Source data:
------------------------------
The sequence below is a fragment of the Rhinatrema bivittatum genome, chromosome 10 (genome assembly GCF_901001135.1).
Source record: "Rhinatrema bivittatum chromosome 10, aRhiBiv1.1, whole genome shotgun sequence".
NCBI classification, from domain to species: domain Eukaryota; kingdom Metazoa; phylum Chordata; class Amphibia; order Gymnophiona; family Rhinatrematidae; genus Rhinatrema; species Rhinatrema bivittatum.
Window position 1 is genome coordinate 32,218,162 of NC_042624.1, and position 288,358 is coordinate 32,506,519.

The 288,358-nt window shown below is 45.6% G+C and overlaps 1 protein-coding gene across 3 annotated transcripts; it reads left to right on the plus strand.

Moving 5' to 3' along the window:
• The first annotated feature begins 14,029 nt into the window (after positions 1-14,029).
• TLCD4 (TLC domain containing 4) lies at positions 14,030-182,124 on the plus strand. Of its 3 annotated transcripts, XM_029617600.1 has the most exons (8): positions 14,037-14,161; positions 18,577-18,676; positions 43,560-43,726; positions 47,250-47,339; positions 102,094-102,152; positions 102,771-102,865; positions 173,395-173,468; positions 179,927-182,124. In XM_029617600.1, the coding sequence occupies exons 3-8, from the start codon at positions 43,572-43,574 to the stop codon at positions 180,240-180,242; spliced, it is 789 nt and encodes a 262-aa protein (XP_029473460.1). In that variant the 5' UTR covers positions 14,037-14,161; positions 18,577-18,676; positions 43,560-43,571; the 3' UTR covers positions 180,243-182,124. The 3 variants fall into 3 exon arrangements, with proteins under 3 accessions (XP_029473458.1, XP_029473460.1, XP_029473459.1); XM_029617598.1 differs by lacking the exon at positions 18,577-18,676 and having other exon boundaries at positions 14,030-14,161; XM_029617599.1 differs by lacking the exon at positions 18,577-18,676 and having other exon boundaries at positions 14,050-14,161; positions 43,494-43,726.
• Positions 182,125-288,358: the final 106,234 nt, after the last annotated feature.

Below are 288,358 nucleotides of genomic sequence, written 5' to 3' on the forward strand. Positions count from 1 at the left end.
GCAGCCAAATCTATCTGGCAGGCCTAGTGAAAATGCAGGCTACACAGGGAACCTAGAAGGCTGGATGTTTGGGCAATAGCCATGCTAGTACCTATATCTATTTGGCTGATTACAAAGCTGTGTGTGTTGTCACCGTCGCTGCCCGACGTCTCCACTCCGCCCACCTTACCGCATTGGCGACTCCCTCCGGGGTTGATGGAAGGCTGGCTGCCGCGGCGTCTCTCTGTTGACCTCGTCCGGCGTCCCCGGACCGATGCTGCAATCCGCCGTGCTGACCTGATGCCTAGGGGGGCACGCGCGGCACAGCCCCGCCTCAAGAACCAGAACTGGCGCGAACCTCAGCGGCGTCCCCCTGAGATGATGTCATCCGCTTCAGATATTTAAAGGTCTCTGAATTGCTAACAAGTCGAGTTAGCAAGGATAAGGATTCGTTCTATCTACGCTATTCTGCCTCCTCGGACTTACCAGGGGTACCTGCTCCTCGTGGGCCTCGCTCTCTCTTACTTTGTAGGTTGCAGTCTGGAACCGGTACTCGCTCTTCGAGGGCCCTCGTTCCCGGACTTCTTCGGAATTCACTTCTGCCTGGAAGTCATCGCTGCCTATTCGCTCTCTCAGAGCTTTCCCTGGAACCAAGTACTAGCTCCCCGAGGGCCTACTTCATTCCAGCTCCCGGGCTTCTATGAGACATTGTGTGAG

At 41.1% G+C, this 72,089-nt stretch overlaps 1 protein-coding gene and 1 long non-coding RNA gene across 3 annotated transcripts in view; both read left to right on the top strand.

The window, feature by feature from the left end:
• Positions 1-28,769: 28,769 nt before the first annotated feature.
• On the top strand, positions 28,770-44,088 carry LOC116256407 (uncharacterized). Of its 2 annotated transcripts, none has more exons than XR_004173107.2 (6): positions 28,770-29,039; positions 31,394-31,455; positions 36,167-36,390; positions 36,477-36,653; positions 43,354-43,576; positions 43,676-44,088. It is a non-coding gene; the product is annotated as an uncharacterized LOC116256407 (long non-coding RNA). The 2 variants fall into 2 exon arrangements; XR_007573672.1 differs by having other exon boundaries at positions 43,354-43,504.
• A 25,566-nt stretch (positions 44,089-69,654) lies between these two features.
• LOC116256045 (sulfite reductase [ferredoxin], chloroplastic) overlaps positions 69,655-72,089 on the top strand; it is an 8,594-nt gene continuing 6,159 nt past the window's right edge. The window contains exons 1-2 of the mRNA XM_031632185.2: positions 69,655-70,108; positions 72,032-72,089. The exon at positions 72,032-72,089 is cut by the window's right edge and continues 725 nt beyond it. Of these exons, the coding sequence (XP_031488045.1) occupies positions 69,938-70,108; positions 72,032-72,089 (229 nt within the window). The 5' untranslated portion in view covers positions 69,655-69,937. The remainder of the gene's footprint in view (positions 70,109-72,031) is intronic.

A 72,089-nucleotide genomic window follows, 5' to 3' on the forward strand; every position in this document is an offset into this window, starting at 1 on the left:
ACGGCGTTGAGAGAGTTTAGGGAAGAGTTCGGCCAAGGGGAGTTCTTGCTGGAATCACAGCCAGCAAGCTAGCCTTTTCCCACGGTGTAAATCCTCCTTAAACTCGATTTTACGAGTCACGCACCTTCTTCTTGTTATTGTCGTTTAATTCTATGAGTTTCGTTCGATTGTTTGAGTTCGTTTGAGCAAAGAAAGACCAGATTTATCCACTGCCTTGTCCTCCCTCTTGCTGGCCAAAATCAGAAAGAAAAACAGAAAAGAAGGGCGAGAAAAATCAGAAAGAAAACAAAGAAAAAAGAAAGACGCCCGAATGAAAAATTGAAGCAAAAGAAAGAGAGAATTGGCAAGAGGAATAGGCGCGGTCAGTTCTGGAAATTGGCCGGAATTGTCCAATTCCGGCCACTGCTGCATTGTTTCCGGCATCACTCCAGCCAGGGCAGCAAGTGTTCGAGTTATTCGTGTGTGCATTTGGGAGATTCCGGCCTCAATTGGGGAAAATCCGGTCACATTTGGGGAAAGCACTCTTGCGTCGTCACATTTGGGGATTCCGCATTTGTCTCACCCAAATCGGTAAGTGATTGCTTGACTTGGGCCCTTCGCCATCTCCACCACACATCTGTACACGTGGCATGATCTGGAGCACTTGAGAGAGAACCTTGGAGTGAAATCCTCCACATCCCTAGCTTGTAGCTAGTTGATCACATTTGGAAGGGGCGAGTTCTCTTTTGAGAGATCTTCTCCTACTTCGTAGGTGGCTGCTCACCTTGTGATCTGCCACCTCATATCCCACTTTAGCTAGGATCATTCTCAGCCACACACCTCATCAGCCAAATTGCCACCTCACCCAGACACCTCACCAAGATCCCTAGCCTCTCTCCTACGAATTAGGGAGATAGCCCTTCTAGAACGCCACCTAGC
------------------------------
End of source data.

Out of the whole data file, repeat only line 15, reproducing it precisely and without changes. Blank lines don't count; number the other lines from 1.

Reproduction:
• On the top strand, positions 28,770-44,088 carry LOC116256407 (uncharacterized). Of its 2 annotated transcripts, none has more exons than XR_004173107.2 (6): positions 28,770-29,039; positions 31,394-31,455; positions 36,167-36,390; positions 36,477-36,653; positions 43,354-43,576; positions 43,676-44,088. It is a non-coding gene; the product is annotated as an uncharacterized LOC116256407 (long non-coding RNA). The 2 variants fall into 2 exon arrangements; XR_007573672.1 differs by having other exon boundaries at positions 43,354-43,504.